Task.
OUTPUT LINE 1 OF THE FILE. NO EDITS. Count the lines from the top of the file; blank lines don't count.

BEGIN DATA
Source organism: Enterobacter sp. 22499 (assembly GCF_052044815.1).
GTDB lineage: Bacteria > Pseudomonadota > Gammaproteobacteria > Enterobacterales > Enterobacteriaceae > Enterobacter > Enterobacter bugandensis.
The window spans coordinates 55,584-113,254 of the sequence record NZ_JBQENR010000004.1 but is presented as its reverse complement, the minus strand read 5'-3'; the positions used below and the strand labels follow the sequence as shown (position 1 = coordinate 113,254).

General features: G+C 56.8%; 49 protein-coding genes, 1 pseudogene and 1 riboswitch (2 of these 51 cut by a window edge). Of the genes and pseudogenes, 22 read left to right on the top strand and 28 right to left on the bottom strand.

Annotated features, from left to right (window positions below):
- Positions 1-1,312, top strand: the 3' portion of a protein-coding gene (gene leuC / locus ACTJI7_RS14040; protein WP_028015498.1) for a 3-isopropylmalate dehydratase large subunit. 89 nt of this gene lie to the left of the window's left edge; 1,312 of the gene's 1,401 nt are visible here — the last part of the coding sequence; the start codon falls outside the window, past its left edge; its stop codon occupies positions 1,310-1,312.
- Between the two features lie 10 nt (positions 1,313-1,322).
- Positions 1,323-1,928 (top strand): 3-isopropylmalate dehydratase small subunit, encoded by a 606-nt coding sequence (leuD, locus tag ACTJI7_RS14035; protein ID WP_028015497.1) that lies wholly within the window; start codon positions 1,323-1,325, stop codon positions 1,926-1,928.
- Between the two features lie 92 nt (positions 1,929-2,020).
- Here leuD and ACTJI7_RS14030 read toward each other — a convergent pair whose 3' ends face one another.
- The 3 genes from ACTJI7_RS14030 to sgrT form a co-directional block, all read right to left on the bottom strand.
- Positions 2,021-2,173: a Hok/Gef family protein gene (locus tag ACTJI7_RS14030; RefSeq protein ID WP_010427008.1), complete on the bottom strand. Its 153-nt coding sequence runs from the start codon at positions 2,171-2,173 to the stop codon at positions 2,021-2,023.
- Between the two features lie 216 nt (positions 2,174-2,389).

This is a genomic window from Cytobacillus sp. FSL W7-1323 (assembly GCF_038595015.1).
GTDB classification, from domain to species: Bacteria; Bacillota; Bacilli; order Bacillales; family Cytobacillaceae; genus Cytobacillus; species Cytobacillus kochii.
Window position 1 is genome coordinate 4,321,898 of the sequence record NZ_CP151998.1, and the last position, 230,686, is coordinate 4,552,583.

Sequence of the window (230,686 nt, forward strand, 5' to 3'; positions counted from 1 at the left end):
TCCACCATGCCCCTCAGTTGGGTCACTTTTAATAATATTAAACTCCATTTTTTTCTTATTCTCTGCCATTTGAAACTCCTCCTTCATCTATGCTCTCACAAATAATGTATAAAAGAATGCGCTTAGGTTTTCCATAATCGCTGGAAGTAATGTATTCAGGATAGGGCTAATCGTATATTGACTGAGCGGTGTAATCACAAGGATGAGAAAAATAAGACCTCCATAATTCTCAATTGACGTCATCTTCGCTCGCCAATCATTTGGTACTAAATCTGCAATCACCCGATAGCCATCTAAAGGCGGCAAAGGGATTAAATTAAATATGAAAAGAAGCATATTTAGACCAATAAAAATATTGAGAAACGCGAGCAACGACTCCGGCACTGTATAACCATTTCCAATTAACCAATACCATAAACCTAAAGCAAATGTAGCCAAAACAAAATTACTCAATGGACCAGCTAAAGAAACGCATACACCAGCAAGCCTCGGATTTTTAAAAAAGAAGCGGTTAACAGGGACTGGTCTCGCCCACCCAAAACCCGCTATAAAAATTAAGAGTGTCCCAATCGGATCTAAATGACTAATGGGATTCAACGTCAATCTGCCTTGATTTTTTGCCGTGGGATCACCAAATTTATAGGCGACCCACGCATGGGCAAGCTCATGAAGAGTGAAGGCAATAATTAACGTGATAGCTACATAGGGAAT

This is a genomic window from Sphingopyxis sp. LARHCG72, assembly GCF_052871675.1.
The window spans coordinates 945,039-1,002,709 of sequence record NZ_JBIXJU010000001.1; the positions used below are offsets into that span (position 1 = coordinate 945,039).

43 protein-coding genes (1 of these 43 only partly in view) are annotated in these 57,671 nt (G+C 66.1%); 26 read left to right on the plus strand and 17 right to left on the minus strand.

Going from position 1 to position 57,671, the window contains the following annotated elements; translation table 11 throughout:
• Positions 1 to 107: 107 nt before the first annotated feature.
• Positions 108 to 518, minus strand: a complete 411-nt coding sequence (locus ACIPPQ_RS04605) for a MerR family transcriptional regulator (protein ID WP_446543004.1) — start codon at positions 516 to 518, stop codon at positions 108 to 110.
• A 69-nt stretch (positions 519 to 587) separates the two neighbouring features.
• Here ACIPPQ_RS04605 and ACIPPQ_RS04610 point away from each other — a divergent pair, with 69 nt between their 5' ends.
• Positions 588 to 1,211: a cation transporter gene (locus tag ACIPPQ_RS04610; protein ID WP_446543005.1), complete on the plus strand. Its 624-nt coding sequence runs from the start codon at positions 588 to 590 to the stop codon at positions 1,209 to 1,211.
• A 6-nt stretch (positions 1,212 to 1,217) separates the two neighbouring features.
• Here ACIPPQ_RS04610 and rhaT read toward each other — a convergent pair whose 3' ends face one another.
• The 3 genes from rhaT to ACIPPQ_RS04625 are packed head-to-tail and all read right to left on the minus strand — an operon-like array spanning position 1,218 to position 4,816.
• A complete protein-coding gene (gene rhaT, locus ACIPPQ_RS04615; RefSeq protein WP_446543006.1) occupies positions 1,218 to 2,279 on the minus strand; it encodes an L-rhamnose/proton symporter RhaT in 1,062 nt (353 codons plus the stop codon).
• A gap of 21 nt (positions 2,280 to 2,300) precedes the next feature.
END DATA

Source organism: Enterobacter sp. 22499 (assembly GCF_052044815.1).